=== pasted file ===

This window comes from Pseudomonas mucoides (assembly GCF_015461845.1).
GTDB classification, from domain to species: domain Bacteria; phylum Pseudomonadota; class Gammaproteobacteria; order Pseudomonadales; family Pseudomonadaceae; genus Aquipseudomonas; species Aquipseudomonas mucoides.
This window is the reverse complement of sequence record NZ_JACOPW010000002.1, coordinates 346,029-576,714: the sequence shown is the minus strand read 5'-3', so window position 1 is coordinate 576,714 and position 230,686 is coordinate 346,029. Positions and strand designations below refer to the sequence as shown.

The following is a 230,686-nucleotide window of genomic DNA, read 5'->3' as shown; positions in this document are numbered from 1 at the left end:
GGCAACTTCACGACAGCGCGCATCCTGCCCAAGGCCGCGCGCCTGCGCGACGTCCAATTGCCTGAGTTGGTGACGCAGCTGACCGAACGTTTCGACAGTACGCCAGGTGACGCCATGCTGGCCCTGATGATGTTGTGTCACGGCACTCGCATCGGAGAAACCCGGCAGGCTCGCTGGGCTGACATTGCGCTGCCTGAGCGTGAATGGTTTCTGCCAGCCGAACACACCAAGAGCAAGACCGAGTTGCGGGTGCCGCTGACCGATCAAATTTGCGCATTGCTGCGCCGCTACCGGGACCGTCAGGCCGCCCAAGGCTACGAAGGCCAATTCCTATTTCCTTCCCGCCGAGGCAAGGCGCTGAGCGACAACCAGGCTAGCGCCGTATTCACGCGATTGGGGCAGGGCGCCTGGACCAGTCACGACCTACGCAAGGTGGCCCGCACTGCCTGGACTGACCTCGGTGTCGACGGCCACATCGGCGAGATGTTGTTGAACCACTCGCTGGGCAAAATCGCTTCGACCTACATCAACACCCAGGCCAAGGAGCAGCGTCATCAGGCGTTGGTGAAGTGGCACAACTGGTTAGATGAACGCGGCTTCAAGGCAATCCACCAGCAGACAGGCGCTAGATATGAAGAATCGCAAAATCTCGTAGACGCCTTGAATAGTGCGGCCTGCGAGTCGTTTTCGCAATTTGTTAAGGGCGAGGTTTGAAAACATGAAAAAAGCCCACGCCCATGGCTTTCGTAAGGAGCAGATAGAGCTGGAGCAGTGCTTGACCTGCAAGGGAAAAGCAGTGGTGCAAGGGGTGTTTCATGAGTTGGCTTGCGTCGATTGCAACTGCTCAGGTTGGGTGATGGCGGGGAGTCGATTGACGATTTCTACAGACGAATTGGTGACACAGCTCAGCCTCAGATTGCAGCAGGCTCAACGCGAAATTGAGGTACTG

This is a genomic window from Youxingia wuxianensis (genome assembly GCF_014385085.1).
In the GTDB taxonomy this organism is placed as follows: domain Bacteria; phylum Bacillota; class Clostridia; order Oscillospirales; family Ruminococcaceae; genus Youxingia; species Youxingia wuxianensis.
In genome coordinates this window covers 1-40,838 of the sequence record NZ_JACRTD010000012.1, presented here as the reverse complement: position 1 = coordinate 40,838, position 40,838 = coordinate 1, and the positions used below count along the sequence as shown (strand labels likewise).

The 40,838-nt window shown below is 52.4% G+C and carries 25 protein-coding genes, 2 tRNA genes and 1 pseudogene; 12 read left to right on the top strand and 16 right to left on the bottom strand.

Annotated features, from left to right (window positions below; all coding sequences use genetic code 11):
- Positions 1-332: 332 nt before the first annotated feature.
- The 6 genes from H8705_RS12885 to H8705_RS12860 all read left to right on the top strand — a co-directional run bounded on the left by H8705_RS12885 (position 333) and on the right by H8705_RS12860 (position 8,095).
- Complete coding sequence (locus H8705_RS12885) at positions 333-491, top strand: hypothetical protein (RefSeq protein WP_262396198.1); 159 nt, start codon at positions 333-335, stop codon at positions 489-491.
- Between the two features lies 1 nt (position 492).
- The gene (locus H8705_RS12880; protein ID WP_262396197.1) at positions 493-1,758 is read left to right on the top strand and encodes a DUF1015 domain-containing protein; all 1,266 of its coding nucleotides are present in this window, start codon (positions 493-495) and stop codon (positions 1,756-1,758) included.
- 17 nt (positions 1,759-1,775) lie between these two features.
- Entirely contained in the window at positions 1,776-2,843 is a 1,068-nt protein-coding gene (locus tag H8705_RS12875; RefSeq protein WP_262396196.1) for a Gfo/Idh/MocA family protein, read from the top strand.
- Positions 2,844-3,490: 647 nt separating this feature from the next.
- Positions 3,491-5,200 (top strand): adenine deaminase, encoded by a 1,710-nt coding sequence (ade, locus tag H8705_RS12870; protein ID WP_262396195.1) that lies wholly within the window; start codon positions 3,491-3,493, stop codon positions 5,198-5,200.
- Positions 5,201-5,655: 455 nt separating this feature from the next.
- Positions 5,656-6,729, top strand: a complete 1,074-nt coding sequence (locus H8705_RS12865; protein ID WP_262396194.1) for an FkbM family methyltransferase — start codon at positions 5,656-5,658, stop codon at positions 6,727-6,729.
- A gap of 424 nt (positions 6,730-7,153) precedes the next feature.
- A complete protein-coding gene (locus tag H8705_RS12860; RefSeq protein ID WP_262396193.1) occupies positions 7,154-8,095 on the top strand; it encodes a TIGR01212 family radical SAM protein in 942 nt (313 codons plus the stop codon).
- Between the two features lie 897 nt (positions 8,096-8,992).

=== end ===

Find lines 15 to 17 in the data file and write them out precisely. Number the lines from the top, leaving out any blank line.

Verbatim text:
- The gene (locus H8705_RS12880; protein ID WP_262396197.1) at positions 493-1,758 is read left to right on the top strand and encodes a DUF1015 domain-containing protein; all 1,266 of its coding nucleotides are present in this window, start codon (positions 493-495) and stop codon (positions 1,756-1,758) included.
- 17 nt (positions 1,759-1,775) lie between these two features.
- Entirely contained in the window at positions 1,776-2,843 is a 1,068-nt protein-coding gene (locus tag H8705_RS12875; RefSeq protein WP_262396196.1) for a Gfo/Idh/MocA family protein, read from the top strand.